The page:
Why Pre-Order Fashion?

You'd be surprised how often it happens. You watch the show - whether in situ or online, look 38 sashays down the runway/across your screen, and you say to yourself 'that's the one'. That's your look. Then you more or less forget about it until 6 months later as the season launches online and in-store. And then you can't find it anywhere, because it was just a 'runway piece'. It never went into production.

Yet thankfully, pre-ordering pieces from a catwalk collection, once the preserve of faithful clients and industry insiders, is now, in this age of ever-faster fashion, an option open to all. Each season, an increasing number of brands and boutiques offer their customers the chance to buy right off the runway, before those pieces hit the shop floor.

One of the companies doing it best is Moda Operandi. Co-founded in 2011 by Vogue contributing editor Lauren Santo Domingo, the pioneering fashion venture posted revenues of $68 million in 2015, and customer spend now averages $2,000 per purchase, increasing to up to $7,800 during fashion weeks, according to Forbes.com.

  Moda Operandi co-founder, Lauren Santo Domingo

Moda Operandi co-founder, Lauren Santo Domingo

The idea for Moda was born when co-founder Lauren Santo Domingo tried to track down a drop-waist, paisley dress from a Prada Resort presentation.

"I called the PR, I called the stores, I called all these people and I couldn't get it. It turns out it was never produced.” And I was like, “I actually know people in fashion and if I can’t get this damn dress, then how could anyone?” she told The Telegraph.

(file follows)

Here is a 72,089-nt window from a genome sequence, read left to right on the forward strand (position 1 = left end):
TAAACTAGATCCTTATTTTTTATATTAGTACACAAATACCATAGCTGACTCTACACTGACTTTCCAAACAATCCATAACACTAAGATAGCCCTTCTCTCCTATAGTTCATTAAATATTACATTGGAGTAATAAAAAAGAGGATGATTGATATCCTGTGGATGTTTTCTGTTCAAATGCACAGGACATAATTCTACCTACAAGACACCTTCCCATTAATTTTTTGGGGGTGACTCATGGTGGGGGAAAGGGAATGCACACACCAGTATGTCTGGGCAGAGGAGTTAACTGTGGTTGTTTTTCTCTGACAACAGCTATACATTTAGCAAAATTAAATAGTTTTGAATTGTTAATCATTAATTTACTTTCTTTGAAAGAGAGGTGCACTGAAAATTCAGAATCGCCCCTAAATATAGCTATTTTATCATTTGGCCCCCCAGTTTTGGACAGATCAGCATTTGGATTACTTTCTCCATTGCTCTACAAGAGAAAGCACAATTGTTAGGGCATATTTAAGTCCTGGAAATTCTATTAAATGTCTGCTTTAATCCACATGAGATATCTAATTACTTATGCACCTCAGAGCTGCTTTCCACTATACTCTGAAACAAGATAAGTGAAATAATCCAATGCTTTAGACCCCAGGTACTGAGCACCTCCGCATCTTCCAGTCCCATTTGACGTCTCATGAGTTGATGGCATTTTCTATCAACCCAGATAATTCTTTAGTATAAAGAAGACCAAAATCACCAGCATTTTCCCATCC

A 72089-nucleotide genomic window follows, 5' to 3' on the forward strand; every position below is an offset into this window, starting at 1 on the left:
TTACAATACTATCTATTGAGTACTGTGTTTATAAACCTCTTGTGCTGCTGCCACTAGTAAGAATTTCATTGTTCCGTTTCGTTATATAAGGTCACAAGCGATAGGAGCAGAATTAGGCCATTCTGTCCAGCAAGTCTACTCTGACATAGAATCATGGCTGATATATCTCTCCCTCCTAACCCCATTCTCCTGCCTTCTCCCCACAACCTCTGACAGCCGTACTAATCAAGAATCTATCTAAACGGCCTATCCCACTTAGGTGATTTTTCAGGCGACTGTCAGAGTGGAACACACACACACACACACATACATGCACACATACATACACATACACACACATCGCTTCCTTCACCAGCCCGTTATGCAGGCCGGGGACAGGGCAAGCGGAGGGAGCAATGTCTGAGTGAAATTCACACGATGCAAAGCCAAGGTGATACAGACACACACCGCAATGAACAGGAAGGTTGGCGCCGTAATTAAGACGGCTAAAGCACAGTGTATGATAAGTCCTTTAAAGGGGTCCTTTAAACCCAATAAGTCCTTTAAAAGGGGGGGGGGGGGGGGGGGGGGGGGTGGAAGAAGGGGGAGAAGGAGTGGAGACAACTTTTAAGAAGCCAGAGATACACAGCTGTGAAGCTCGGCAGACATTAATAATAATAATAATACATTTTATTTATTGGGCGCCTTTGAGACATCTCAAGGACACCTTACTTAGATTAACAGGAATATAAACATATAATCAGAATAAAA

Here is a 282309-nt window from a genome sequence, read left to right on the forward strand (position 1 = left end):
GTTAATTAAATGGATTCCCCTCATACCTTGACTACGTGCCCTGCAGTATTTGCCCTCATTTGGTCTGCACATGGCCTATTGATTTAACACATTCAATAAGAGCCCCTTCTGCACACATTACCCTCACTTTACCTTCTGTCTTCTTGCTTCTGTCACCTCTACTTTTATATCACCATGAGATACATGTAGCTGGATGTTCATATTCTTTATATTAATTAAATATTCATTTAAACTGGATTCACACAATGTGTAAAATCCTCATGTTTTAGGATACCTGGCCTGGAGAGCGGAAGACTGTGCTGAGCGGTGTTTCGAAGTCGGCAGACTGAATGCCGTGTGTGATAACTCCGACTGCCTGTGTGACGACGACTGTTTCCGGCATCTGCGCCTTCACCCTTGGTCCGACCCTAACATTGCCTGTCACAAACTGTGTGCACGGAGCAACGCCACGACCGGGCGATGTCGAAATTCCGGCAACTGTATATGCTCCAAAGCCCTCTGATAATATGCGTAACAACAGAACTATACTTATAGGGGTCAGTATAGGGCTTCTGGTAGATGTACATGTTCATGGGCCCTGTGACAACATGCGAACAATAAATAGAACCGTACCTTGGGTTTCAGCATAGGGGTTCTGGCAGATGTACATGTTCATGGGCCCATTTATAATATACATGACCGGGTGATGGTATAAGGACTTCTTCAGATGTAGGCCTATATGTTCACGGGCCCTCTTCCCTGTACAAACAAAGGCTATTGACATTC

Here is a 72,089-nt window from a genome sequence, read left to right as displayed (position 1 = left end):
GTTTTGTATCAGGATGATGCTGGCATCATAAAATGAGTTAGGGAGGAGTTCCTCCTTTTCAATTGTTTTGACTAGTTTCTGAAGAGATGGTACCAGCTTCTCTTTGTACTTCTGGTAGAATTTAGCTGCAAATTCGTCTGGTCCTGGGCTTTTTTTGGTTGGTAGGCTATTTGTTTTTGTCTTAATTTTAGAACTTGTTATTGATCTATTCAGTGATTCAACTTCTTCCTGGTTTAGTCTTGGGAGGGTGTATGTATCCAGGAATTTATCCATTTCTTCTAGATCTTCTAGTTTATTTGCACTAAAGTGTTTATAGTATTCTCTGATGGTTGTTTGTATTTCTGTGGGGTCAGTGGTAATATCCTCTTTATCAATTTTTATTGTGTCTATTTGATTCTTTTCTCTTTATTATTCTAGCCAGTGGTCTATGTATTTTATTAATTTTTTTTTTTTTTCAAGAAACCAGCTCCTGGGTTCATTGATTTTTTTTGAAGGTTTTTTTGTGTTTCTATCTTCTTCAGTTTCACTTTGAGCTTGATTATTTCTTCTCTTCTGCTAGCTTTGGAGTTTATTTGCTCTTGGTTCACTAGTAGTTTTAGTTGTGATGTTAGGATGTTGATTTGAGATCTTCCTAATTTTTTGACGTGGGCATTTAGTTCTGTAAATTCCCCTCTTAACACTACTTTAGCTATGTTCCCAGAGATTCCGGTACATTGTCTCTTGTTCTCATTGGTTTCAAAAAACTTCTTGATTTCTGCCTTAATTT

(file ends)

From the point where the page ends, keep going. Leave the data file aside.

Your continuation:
Unlike the pre-ordering services offered by department stores and traditional e-tailers, and thanks to Lauren’s relationships with designers, Moda’s trunk show model is not dependent upon the pieces a buyer may choose for their store, nor is it limited to the runway garments a given designer may decide will actually be put into production. One can, literally, shop the runway, as their tagline goes.

“I actually know people in fashion and if I can’t get this damn dress, then how could anyone?”
  Sometimes, more elaborate pieces are designed to elicit a mood for the show. Pictured: Elie Saab Autumn/Winter '16

Sometimes, more elaborate pieces are designed to elicit a mood for the show. Pictured: Elie Saab Autumn/Winter '16

Rather than employing buyers to select what are often considered the most commercially viable pieces from each collection, Moda encourages its clients to work with their team of stylists to pre-order their personal favorites, which are guaranteed to be produced. Shoppers pay 50% upfront, which helps cover designers' production costs, and the other 50% when it's shipped three to seven months later.

Moda’s digitization of the traditional trunk show has now come full circle, and to complement its premium online offering the company now has private showrooms in Manhattan and London, where clients can peruse collections in person.

And the success of Moda’s service, including the number of gowns it was discovered were being ordered in white, has led the company to launch an exclusive bridal collection, which features dresses from some of today’s most sought after designers.

Read more about Moda Operandi here.